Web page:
If your interested in a RhinoCommon version, it is done very similarly.
However, you might have to set your component inputs to curve and point inputs respectively, for it to work.
import Rhino.Geometry as rg
# Get the curve parameter
success, t = curve.ClosestPoint(point)
# Get the closest point on the curve to your point
crv_pt = curve.PointAt(t)
# Measure the distance between both points
dist = point.DistanceTo(crv_pt)
# Compare the distance to your tolerance
if dist <= tolerance:
print "Point was indeed within %.2f distance." %(tolerance)
a = True
print "Point was not within %.2f distance." %(tolerance)
a = False
In RhinoCommon, as you may already know, you call the methods/functions differently.
Rhinoscriptsyntax is basically a “repackaged” Python API of RhinoCommon that makes the latter more straightforward to use.
In order to understand the structural differences between both, you need to understand, what namespaces, classes, constructors, methods/functions, etc. are in programming.
Here’s a simple example:
curve.ClosestPoint(point) calls the method
ClosestPoint() from the
Curves class that exists in the
Rhino.Geometry namespace. Your variable
curve is in fact an instance of the
Curves class and
ClosestPoint() one of its class methods.
point is an instance of the
Point class from
Rhino.Geometry that has its own class methods to chose from.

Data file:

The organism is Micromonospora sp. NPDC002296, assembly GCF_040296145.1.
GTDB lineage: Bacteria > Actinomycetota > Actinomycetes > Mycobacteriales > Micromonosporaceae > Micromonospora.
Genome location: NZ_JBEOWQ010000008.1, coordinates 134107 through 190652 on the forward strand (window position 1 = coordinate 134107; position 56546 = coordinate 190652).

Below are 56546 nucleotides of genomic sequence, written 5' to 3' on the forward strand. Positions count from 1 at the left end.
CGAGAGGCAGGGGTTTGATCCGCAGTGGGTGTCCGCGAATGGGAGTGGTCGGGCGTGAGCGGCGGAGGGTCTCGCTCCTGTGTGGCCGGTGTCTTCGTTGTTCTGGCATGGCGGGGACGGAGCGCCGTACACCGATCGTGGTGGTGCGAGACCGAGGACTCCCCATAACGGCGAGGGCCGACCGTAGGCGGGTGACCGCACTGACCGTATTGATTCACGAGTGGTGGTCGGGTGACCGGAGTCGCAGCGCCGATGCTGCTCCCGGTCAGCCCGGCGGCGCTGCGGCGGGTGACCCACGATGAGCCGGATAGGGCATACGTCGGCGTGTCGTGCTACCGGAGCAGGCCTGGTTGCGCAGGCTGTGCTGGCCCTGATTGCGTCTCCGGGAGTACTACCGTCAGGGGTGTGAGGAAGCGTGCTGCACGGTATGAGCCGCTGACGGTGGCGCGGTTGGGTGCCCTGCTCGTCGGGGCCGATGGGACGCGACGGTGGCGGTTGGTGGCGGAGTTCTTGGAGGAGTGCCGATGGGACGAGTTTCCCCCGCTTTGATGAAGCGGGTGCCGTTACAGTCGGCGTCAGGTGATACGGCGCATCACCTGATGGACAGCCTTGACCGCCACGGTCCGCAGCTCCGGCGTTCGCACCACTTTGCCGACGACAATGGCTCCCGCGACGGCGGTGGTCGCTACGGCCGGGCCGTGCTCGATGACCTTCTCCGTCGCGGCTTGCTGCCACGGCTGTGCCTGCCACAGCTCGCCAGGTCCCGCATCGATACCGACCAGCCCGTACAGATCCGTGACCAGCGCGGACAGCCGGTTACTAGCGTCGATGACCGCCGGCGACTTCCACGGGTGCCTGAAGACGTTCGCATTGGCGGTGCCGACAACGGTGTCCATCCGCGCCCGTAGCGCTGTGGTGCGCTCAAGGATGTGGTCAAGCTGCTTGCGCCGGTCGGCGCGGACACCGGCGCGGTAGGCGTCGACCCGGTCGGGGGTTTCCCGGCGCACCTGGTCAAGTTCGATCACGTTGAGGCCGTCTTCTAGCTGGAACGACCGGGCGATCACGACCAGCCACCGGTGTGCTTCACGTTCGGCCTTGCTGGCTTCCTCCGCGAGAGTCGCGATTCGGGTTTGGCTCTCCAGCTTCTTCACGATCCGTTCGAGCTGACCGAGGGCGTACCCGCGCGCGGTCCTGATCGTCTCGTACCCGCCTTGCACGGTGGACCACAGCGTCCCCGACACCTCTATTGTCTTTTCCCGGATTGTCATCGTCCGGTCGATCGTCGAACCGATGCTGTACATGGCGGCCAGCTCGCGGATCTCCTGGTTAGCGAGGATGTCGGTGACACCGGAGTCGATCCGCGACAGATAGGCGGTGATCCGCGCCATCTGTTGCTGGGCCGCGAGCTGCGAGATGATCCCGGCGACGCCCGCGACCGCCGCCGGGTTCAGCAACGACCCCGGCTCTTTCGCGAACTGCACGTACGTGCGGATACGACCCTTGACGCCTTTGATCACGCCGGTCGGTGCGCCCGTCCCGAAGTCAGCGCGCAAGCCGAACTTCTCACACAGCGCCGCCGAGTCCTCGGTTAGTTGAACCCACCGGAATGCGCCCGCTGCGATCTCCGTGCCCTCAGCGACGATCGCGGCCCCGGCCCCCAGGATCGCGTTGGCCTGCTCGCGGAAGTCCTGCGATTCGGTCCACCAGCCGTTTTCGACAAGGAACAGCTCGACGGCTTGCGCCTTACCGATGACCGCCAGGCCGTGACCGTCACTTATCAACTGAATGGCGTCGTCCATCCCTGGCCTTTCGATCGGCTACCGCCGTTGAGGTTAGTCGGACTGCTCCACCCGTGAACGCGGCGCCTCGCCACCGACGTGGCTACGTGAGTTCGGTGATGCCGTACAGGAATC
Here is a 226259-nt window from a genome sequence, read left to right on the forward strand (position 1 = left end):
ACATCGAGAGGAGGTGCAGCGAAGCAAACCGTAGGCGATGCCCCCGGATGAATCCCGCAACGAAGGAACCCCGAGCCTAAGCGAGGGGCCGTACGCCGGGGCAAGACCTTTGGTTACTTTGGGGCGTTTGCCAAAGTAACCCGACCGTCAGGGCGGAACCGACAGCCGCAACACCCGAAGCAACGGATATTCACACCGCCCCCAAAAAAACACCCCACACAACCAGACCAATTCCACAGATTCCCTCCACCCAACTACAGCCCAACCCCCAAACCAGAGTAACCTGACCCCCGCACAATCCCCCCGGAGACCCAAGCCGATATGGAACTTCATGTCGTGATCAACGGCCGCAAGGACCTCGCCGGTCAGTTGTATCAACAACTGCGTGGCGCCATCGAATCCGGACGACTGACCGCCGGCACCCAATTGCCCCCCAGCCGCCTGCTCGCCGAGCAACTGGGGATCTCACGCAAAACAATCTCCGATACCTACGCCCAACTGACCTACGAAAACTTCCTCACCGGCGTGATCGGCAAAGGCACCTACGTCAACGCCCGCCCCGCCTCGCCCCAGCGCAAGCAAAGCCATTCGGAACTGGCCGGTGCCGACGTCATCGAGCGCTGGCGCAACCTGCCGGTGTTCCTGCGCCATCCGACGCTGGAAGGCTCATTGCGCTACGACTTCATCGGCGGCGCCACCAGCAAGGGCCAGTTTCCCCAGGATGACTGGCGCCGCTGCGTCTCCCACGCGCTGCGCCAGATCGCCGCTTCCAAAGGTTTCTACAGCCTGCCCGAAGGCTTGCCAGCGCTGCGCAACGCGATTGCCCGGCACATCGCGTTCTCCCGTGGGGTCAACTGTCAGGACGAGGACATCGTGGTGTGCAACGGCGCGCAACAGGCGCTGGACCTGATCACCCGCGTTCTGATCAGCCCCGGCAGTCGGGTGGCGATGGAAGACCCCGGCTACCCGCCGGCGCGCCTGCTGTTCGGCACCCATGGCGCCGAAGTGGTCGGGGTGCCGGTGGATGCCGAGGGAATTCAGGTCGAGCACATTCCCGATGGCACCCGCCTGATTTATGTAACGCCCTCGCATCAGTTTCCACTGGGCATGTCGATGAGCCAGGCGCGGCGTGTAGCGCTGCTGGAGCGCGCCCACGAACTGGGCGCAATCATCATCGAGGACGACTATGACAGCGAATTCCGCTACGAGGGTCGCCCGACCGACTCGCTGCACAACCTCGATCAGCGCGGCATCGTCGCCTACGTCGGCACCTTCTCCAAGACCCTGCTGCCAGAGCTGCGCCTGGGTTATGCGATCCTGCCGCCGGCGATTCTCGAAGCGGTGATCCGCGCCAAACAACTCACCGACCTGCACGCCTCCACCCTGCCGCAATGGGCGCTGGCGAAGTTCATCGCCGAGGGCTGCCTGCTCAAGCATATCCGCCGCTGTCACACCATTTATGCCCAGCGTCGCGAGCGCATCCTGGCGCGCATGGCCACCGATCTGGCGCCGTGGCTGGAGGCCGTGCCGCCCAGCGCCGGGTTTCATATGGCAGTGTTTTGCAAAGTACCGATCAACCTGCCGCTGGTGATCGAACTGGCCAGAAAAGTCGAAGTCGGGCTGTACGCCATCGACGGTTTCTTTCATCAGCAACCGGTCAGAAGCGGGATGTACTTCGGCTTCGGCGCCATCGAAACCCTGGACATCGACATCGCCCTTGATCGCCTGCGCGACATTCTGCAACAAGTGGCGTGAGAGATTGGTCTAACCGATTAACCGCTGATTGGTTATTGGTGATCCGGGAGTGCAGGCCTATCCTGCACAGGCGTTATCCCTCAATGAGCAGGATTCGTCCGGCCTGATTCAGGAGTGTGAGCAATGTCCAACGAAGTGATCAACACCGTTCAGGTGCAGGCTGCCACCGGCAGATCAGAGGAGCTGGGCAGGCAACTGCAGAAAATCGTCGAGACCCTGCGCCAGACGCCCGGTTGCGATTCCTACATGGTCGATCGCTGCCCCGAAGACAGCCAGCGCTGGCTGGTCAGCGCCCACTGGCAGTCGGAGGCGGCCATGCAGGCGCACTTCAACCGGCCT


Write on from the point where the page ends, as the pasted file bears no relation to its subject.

This is also, why you need to change the inputs of your component to curve and point inputs. I’m not totally sure about this, but I guess that when you declare the types of your inputs, the component passes class instances to your code, which is essential for RhinoCommon.
The rhinoscriptsyntax, on the other hand mostly works with guids, some type of geometry reference (?), an identification of sorts of geometry objects (?). Why it doesn’t need the type declarations on component input level, is because it mostly does the conversions internally (see below).
In rhinoscriptsyntax, you basically call the method
CurveClosestPoint() from the
rhinosciptsyntax library that you previously imported.
And, here’s what happens under the hood (cf. source):
def CurveClosestPoint(curve_id, test_point, segment_index=-1 ):
"""Returns parameter of the point on a curve that is closest to a test point.
curve_id (guid): identifier of a curve object
point (point): sampling point
segment_index (number, optional): curve segment index if `curve_id` identifies a polycurve
number: The parameter of the closest point on the curve
import rhinoscriptsyntax as rs
id = rs.GetObject("Select a curve")
point = rs.GetPointOnCurve(id, "Pick a test point")
param = rs.CurveClosestPoint(id, point)
print "Curve parameter:", param
curve = rhutil.coercecurve(curve_id, segment_index, True)
point = rhutil.coerce3dpoint(test_point, True)
rc, t = curve.ClosestPoint(point, 0.0)
if not rc: raise Exception("ClosestPoint failed")
First, the method converts its parameter
curve_id, which is the guid of the passed-in curve, to an instance of the
Curve class from
Rhino.Geometry. The parameter
test_point is converted to an instance of the
Point class from
After that, the method simply calls the
CurveClosestPoint() method, like I did in the RhinoCommon example above, from the instance of the
Curve class, saved in the variable
curve. Remember, the
Curve class lives in the
I’ve added a question marks between parenthesis to all the parts that I’m not 100% sure of.